That you "feel it and see it everywhere" is precisely a function of the awareness being higher, which is part of what leads to more people seeking diagnosis or even knowing what to look for! 20-30+ years ago, there were just as many children with autism, but the ones with lower intelligence were being labelled retarded and the ones with higher intelligence were slipping through the cracks altogether. They were not identified in any way. My husband probably would have gotten an Asperger's diagnosis under the new criteria. He wasn't counted under LD or special ed because he was in gifted classes, and would have been even with a diagnosis. Dual identifications are very, very common for kids with ASD.
    The one who buggers a fire burns his penis
    -anonymous graffiti in the basilica at Pompeii

  6. #16
    Strongly Ambivalent Ivy's Avatar
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    GemPOP, I think because you have a child with autism you are struggling to see it as something that makes him special, like you did with dyslexia. This is a sweet tendency and it means you are a good mom. To that end, I think you would enjoy looking into the Neurodiversity movement. Ari Ne'eman, the young man with autism who was appointed to President Obama's Council on Disability, is one of the voices in the movement. It's a source for a hopeful and positive outlook, quite a contrast from the gloom & doom we hear so much of from other sources. BUT, a big part of the movement is an acknowledgement that the likely cause of the "epidemic" is increased awareness, widened diagnostic criteria, and the stigma softening that the Neurodiversity folks are working towards. Autism is a part of the neurological landscape of humanity, and probably always has been. We're just seeing it more clearly now.

    neurodiversity.com | prevalence of autism Poke around on that site and see if you like what you see.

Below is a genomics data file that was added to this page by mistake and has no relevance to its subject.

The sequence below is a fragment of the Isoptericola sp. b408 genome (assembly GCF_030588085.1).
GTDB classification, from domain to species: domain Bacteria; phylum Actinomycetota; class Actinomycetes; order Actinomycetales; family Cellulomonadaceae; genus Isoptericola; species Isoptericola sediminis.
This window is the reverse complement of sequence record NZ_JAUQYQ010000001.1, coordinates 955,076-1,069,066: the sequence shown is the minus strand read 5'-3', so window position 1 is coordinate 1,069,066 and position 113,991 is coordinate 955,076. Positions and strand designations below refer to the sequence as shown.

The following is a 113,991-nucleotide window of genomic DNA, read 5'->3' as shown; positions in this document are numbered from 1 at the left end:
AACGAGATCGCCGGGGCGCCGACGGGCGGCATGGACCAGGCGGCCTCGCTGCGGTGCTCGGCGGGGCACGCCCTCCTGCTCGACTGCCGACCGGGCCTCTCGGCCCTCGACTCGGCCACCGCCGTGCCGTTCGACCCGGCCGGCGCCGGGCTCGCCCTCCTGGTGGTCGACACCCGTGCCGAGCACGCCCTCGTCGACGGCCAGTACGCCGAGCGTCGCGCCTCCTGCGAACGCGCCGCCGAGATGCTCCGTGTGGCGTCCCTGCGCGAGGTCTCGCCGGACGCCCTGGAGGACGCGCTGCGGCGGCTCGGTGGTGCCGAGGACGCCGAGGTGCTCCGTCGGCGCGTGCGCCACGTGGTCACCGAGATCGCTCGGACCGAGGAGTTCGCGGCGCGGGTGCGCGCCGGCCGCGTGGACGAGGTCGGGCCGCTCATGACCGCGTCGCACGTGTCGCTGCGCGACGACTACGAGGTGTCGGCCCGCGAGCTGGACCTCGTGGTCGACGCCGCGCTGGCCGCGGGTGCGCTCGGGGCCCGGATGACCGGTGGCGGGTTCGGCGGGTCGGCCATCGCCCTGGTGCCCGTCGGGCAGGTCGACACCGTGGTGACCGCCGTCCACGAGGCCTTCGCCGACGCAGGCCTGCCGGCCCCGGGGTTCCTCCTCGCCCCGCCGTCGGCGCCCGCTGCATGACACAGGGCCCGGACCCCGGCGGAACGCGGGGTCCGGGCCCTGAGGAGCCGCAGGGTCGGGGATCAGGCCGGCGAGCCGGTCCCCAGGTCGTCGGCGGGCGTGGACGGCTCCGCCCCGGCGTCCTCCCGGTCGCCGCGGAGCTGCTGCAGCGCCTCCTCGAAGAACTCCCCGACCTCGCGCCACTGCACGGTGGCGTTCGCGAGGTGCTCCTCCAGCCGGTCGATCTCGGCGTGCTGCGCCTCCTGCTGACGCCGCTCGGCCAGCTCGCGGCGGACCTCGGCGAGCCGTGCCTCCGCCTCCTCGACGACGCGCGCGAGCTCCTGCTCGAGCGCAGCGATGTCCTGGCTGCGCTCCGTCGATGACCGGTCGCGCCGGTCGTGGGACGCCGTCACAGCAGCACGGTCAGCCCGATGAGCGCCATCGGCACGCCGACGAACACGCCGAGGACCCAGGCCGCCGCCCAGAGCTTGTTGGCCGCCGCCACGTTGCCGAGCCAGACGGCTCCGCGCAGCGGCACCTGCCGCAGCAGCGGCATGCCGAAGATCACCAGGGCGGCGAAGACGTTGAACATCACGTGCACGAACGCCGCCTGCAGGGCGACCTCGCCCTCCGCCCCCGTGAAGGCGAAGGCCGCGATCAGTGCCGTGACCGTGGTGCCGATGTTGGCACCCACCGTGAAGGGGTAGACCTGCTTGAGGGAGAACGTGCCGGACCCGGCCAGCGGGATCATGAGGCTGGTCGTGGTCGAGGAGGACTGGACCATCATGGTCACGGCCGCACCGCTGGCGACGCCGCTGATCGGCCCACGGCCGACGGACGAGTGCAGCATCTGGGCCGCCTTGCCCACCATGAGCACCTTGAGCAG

Another neurodiversity voice I like is Deb of formerly Asperger Square 8, now called just Square 8 since they're taking the name Asperger out of the diagnosis.

    The one who buggers a fire burns his penis
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  7. #17
    Supreme High Commander Andy's Avatar
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    Quote Originally Posted by FDG View Post
    Why would it be an "advancement" in evolution? What kind of advantages does it bring, compared to another person with similar "intelligence" levels, but who's not autistic?
    Ever heard the saying "too much of a good thing"? That might apply here. THhre are certain traits that are adventagous when mild, but turn nasty in the extreme. I mentioned it in a different thread not long ago, but I'll say it again here -sickle cell anemea.

    It's a genetic trait that causes the red blood cells to curve. If you have one copy, the cells curve just enough to grant resistant to maleria. If you have two, they curve so much that they have trouble carrying oxygen, and the person becomes weak and enervated.

    Autism may represent a similar trait. Perhaps it's mild form gives an advantage when looking out for details, or over ruling ones instincts. In the extreme, it turns into autism.

  8. #18
    Senior Member Reflection's Avatar
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    Quote Originally Posted by Ivy View Post
    BUT, a big part of the movement is an acknowledgement that the likely cause of the "epidemic" is increased awareness, widened diagnostic criteria, and the stigma softening that the Neurodiversity folks are working towards. Autism is a part of the neurological landscape of humanity, and probably always has been. We're just seeing it more clearly now.